Memory Lane - Happiest time of my life

Billy Lewis pictured in the Boys Welfare building.
Billy Lewis pictured in the Boys Welfare building.


I have fond memories of my time spent at this club.

Some of the lads lived close by in Brunswick Grove where I lived, some were from Old Town, and quite a few used to travel down from the Dyke House area.

It used to open from 6.30pm until 9pm.

You could guarantee we would all be sitting on that little wall waiting to get in from 6pm, even though we would definitely not get in until 6.30pm, five nights a week.

When the doors were finally opened by Mr Stubbs and Reg Tweddle we would pile in, the majority heading straight for the gym, for football.

A few went for the snooker table, even though the rain was dripping from the roof onto the cloth.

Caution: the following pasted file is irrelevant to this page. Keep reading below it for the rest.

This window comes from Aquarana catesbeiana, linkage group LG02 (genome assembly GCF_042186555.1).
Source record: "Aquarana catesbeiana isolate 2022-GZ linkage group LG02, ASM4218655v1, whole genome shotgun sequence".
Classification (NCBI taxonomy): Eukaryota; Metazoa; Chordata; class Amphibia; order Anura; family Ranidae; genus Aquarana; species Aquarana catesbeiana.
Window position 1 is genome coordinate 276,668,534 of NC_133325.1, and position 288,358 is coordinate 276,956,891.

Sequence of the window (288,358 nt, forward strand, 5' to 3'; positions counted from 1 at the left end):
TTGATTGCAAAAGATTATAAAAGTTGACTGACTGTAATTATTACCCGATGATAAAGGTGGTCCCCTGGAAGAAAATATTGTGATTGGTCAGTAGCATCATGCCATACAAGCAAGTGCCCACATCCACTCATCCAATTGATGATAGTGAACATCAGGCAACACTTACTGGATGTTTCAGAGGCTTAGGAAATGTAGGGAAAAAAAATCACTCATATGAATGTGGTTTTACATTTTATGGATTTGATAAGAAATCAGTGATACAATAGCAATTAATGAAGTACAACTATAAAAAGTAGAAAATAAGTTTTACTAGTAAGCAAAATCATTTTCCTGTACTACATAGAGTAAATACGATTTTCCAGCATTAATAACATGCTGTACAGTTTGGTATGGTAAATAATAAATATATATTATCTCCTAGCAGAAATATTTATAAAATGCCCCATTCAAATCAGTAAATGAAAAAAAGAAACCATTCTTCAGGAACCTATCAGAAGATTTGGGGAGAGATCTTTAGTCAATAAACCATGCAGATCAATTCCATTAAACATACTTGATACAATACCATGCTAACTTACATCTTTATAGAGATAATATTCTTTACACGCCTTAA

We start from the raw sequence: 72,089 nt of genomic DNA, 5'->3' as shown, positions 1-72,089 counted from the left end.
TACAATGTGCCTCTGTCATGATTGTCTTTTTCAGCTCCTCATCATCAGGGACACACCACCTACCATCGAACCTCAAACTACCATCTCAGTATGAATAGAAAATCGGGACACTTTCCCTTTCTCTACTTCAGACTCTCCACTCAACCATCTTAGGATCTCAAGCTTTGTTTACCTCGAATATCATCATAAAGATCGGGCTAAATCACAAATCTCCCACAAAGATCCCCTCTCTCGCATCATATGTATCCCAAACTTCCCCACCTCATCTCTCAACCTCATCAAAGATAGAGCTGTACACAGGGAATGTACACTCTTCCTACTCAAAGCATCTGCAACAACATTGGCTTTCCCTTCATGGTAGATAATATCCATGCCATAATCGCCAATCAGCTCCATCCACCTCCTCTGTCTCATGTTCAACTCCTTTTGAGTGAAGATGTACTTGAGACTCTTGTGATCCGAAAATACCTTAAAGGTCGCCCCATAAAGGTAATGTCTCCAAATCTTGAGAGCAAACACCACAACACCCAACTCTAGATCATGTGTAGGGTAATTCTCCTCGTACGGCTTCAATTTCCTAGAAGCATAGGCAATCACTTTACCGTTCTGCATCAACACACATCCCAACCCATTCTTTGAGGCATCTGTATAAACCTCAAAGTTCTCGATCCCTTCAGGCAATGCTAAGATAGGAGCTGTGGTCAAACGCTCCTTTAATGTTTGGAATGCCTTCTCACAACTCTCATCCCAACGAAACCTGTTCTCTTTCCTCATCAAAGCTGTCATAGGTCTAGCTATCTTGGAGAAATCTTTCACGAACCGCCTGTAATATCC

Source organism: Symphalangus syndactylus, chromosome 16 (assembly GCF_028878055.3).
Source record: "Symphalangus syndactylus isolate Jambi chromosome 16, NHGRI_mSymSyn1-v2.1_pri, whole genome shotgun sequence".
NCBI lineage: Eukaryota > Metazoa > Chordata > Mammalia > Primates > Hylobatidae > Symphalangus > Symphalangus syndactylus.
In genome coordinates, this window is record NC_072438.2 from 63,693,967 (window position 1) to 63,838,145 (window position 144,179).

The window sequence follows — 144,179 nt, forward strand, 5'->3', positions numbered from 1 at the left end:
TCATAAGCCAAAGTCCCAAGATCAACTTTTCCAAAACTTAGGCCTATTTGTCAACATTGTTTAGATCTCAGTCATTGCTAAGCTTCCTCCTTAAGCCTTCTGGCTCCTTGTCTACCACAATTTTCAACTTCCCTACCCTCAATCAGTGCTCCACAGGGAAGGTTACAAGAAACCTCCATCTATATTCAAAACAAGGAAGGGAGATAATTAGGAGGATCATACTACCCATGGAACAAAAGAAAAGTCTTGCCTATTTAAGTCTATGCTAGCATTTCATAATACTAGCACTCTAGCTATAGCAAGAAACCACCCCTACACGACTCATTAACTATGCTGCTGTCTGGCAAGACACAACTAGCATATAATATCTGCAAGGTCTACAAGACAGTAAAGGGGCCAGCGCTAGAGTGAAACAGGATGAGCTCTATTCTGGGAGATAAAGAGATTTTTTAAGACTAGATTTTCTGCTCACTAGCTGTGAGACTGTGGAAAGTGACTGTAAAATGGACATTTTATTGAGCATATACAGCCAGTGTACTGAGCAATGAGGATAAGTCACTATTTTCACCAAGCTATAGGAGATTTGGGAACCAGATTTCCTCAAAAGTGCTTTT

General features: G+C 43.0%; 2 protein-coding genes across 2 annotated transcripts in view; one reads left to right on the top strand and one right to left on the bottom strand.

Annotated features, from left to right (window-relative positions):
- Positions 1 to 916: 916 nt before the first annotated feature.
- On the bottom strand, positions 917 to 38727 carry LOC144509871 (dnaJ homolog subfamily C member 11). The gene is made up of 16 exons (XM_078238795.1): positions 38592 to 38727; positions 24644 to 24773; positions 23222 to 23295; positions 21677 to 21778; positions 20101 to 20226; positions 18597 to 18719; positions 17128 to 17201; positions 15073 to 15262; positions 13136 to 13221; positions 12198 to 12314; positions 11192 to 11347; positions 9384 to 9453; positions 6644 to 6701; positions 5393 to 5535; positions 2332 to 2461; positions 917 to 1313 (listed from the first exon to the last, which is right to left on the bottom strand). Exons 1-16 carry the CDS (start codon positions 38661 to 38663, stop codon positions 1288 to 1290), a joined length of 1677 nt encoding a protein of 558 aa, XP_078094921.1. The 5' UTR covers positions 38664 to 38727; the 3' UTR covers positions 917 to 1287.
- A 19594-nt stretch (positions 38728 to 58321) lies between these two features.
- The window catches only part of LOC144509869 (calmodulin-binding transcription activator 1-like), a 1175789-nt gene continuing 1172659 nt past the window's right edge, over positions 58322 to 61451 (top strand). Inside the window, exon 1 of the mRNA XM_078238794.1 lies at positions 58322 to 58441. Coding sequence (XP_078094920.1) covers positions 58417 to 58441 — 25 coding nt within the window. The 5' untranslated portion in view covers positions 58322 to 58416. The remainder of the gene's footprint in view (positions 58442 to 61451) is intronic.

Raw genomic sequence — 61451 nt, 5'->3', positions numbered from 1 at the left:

Some lads would go upstairs for boxing and judo classes.

But the gym was my favourite.

There would be about 30 to 40 of us waiting to play three-a-side football. The winners stayed on.

All the lads used to sit on top of the wall bars waiting for their chance to get on.

This photo is of me showing the Mail how bad the conditions in the gym were. I think it was 1967 or 68, the same year it was knocked down.

There were quite a few lads who made the grade in football, but it was the small gym upstairs where the most successful lads were being taught their fancied sport, boxing.

They both went on to win Lonsdale belts and were true Hartlepool champions.

I’m talking about George and John Feeney, coaches by a brilliant man in George Bowes.

I missed the Boys’ Welfare, and the pieces of concrete falling from the ceiling.

You had to be nimble on your feet in that gym alright.

When the ‘Welly’ closed down Bridge Youth Club opened, but it was never the same and most of the lads lost contact with each other.

But for me the Boys’ Welfare was the happiest time in my life.

Billy Lewis,

Longscar Walk,